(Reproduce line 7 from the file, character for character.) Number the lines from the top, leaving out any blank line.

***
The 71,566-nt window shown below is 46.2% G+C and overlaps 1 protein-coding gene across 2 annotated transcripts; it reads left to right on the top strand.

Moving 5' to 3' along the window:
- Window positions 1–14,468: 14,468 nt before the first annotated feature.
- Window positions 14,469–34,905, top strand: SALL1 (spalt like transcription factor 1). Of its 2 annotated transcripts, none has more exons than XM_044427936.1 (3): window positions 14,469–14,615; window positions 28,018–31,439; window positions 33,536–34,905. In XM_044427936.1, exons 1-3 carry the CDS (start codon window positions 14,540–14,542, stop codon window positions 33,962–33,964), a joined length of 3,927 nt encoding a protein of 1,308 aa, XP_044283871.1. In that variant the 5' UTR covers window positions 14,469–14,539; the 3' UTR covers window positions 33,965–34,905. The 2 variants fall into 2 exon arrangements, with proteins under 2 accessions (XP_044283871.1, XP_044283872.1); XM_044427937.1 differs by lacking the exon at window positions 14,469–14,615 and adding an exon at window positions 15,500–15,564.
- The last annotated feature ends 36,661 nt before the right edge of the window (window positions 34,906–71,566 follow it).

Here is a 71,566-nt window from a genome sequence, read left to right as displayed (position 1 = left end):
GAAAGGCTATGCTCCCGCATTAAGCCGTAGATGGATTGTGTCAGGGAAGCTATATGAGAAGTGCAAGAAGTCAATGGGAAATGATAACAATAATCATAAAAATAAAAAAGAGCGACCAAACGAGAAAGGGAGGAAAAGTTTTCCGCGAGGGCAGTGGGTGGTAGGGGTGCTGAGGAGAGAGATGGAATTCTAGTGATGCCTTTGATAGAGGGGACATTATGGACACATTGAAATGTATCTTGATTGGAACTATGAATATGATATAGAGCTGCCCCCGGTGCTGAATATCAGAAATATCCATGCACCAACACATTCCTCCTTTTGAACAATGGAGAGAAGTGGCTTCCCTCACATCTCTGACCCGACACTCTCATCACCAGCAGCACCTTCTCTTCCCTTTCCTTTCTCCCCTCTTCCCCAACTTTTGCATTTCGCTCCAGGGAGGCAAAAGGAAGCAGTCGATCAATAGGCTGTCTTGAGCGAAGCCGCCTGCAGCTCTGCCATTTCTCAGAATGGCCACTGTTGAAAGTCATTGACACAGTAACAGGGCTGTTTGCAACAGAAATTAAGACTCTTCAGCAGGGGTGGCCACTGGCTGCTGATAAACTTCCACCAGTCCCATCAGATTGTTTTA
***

GAAAGGCTATGCTCCCGCATTAAGCCGTAGATGGATTGTGTCAGGGAAGCTATATGAGAAGTGCAAGAAGTCAATGGGAAATGATAACAATAATCATAAAAATAAAAAAGAGCGACCAAACGAGAAAGGGAGGAAAAGTTTTCCGCGAGGGCAGTGGGTGGTAGGGGTGCTGAGGAGAGAGATGGAATTCTAGTGATGCCTTTGATAGAGGGGACATTATGGACACATTGAAATGTATCTTGATTGGAACTATGAATATGATATAGAGCTGCCCCCGGTGCTGAATATCAGAAATATCCATGCACCAACACATTCCTCCTTTTGAACAATGGAGAGAAGTGGCTTCCCTCACATCTCTGACCCGACACTCTCATCACCAGCAGCACCTTCTCTTCCCTTTCCTTTCTCCCCTCTTCCCCAACTTTTGCATTTCGCTCCAGGGAGGCAAAAGGAAGCAGTCGATCAATAGGCTGTCTTGAGCGAAGCCGCCTGCAGCTCTGCCATTTCTCAGAATGGCCACTGTTGAAAGTCATTGACACAGTAACAGGGCTGTTTGCAACAGAAATTAAGACTCTTCAGCAGGGGTGGCCACTGGCTGCTGATAAACTTCCACCAGTCCCATCAGATTGTTTTA